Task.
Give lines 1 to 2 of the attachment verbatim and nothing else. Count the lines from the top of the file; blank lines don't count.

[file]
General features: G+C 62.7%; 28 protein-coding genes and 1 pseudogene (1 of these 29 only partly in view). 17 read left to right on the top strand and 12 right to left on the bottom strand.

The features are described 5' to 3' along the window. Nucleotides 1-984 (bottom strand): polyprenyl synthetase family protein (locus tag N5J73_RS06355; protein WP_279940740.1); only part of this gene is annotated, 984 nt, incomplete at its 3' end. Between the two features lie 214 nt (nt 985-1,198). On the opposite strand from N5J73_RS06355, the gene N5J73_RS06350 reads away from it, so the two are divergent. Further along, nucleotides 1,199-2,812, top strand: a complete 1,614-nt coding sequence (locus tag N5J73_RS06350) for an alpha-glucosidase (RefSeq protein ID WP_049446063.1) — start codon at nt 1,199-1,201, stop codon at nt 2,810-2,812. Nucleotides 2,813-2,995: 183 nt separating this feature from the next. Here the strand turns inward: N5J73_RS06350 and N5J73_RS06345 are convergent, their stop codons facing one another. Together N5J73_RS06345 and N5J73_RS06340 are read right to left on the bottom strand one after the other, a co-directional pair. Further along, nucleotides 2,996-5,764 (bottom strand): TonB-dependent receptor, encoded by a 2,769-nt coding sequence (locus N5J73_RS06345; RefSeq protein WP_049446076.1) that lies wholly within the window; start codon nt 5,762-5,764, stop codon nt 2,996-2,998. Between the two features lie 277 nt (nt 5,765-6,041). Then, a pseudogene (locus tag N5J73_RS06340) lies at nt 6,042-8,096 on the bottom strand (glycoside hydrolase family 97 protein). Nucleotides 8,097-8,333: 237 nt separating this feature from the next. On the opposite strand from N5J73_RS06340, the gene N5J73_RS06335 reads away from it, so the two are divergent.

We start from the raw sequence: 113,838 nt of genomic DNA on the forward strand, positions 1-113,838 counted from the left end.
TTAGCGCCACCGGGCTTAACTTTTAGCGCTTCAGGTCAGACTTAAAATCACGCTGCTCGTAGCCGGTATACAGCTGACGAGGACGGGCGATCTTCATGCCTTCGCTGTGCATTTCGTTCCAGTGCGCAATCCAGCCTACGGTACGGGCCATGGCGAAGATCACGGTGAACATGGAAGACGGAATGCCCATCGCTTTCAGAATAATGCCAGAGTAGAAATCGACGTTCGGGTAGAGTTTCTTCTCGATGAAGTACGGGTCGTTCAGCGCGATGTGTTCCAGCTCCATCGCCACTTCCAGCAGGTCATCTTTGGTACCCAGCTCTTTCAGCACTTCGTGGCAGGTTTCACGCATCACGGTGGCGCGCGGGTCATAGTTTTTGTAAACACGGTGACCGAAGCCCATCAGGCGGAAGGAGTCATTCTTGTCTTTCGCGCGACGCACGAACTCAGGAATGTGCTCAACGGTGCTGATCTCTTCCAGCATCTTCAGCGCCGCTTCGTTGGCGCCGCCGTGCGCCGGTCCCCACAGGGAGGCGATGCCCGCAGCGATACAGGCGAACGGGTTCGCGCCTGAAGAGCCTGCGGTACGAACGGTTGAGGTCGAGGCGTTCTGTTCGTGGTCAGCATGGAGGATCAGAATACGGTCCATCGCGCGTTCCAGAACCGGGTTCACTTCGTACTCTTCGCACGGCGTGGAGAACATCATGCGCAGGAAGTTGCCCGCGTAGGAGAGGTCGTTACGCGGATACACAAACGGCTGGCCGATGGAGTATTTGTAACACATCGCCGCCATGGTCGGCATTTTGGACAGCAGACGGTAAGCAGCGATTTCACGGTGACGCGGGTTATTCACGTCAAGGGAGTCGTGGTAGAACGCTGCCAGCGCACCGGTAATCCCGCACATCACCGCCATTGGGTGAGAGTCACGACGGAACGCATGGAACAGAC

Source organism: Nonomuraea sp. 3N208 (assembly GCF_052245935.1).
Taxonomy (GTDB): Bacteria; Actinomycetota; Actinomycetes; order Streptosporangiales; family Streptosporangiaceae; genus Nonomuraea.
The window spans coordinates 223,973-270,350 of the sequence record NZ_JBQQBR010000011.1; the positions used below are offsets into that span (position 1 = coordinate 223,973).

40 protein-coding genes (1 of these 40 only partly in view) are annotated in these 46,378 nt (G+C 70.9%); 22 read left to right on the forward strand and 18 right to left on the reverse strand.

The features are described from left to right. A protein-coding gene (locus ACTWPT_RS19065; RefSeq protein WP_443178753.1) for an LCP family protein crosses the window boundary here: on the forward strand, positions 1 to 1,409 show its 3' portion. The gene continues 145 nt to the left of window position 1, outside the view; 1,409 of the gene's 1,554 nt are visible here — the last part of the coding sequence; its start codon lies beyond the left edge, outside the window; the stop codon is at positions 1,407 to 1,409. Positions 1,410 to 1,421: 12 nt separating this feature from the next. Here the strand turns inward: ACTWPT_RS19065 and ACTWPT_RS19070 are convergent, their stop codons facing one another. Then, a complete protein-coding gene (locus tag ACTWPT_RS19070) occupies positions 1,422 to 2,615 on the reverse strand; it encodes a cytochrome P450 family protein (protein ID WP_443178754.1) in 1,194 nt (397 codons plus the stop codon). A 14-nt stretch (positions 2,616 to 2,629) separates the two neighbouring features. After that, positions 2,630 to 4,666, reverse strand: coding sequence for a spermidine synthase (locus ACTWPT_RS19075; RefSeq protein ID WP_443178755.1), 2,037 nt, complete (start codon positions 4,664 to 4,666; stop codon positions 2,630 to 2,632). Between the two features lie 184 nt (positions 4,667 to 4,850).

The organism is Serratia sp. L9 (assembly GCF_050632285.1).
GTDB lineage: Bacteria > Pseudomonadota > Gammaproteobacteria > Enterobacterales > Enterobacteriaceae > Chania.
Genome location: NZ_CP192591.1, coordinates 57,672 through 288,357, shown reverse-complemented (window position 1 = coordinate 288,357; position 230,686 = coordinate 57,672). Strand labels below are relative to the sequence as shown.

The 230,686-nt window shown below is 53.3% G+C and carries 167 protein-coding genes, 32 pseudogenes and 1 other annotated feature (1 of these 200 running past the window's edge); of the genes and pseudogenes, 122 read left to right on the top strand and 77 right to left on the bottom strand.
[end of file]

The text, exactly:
General features: G+C 62.7%; 28 protein-coding genes and 1 pseudogene (1 of these 29 only partly in view). 17 read left to right on the top strand and 12 right to left on the bottom strand.

The features are described 5' to 3' along the window. Nucleotides 1-984 (bottom strand): polyprenyl synthetase family protein (locus tag N5J73_RS06355; protein WP_279940740.1); only part of this gene is annotated, 984 nt, incomplete at its 3' end. Between the two features lie 214 nt (nt 985-1,198). On the opposite strand from N5J73_RS06355, the gene N5J73_RS06350 reads away from it, so the two are divergent. Further along, nucleotides 1,199-2,812, top strand: a complete 1,614-nt coding sequence (locus tag N5J73_RS06350) for an alpha-glucosidase (RefSeq protein ID WP_049446063.1) — start codon at nt 1,199-1,201, stop codon at nt 2,810-2,812. Nucleotides 2,813-2,995: 183 nt separating this feature from the next. Here the strand turns inward: N5J73_RS06350 and N5J73_RS06345 are convergent, their stop codons facing one another. Together N5J73_RS06345 and N5J73_RS06340 are read right to left on the bottom strand one after the other, a co-directional pair. Further along, nucleotides 2,996-5,764 (bottom strand): TonB-dependent receptor, encoded by a 2,769-nt coding sequence (locus N5J73_RS06345; RefSeq protein WP_049446076.1) that lies wholly within the window; start codon nt 5,762-5,764, stop codon nt 2,996-2,998. Between the two features lie 277 nt (nt 5,765-6,041). Then, a pseudogene (locus tag N5J73_RS06340) lies at nt 6,042-8,096 on the bottom strand (glycoside hydrolase family 97 protein). Nucleotides 8,097-8,333: 237 nt separating this feature from the next. On the opposite strand from N5J73_RS06340, the gene N5J73_RS06335 reads away from it, so the two are divergent.